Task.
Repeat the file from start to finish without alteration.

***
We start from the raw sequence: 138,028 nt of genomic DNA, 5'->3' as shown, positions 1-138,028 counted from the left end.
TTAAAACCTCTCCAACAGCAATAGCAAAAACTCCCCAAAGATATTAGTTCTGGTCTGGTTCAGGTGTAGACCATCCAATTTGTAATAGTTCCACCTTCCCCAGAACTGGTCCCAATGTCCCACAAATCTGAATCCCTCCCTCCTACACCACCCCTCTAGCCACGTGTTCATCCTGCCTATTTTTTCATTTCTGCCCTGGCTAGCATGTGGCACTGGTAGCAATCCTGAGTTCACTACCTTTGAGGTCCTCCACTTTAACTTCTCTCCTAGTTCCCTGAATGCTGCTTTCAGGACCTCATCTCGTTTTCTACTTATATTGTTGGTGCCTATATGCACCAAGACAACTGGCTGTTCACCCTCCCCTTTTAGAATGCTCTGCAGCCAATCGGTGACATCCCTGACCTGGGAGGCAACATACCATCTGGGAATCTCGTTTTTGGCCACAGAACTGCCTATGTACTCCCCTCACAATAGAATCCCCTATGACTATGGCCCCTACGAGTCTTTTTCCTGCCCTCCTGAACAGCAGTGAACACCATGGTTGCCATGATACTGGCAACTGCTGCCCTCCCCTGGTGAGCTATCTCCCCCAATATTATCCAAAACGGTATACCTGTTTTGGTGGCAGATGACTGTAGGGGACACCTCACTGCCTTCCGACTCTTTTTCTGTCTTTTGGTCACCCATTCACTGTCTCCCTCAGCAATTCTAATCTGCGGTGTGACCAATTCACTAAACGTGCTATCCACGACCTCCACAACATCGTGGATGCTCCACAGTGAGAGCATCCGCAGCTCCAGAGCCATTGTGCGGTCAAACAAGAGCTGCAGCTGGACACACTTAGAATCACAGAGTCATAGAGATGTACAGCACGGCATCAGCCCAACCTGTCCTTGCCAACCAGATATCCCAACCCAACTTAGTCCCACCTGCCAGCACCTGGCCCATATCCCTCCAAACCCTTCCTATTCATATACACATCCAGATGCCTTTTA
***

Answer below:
We start from the raw sequence: 138,028 nt of genomic DNA, 5'->3' as shown, positions 1-138,028 counted from the left end.
TTAAAACCTCTCCAACAGCAATAGCAAAAACTCCCCAAAGATATTAGTTCTGGTCTGGTTCAGGTGTAGACCATCCAATTTGTAATAGTTCCACCTTCCCCAGAACTGGTCCCAATGTCCCACAAATCTGAATCCCTCCCTCCTACACCACCCCTCTAGCCACGTGTTCATCCTGCCTATTTTTTCATTTCTGCCCTGGCTAGCATGTGGCACTGGTAGCAATCCTGAGTTCACTACCTTTGAGGTCCTCCACTTTAACTTCTCTCCTAGTTCCCTGAATGCTGCTTTCAGGACCTCATCTCGTTTTCTACTTATATTGTTGGTGCCTATATGCACCAAGACAACTGGCTGTTCACCCTCCCCTTTTAGAATGCTCTGCAGCCAATCGGTGACATCCCTGACCTGGGAGGCAACATACCATCTGGGAATCTCGTTTTTGGCCACAGAACTGCCTATGTACTCCCCTCACAATAGAATCCCCTATGACTATGGCCCCTACGAGTCTTTTTCCTGCCCTCCTGAACAGCAGTGAACACCATGGTTGCCATGATACTGGCAACTGCTGCCCTCCCCTGGTGAGCTATCTCCCCCAATATTATCCAAAACGGTATACCTGTTTTGGTGGCAGATGACTGTAGGGGACACCTCACTGCCTTCCGACTCTTTTTCTGTCTTTTGGTCACCCATTCACTGTCTCCCTCAGCAATTCTAATCTGCGGTGTGACCAATTCACTAAACGTGCTATCCACGACCTCCACAACATCGTGGATGCTCCACAGTGAGAGCATCCGCAGCTCCAGAGCCATTGTGCGGTCAAACAAGAGCTGCAGCTGGACACACTTAGAATCACAGAGTCATAGAGATGTACAGCACGGCATCAGCCCAACCTGTCCTTGCCAACCAGATATCCCAACCCAACTTAGTCCCACCTGCCAGCACCTGGCCCATATCCCTCCAAACCCTTCCTATTCATATACACATCCAGATGCCTTTTA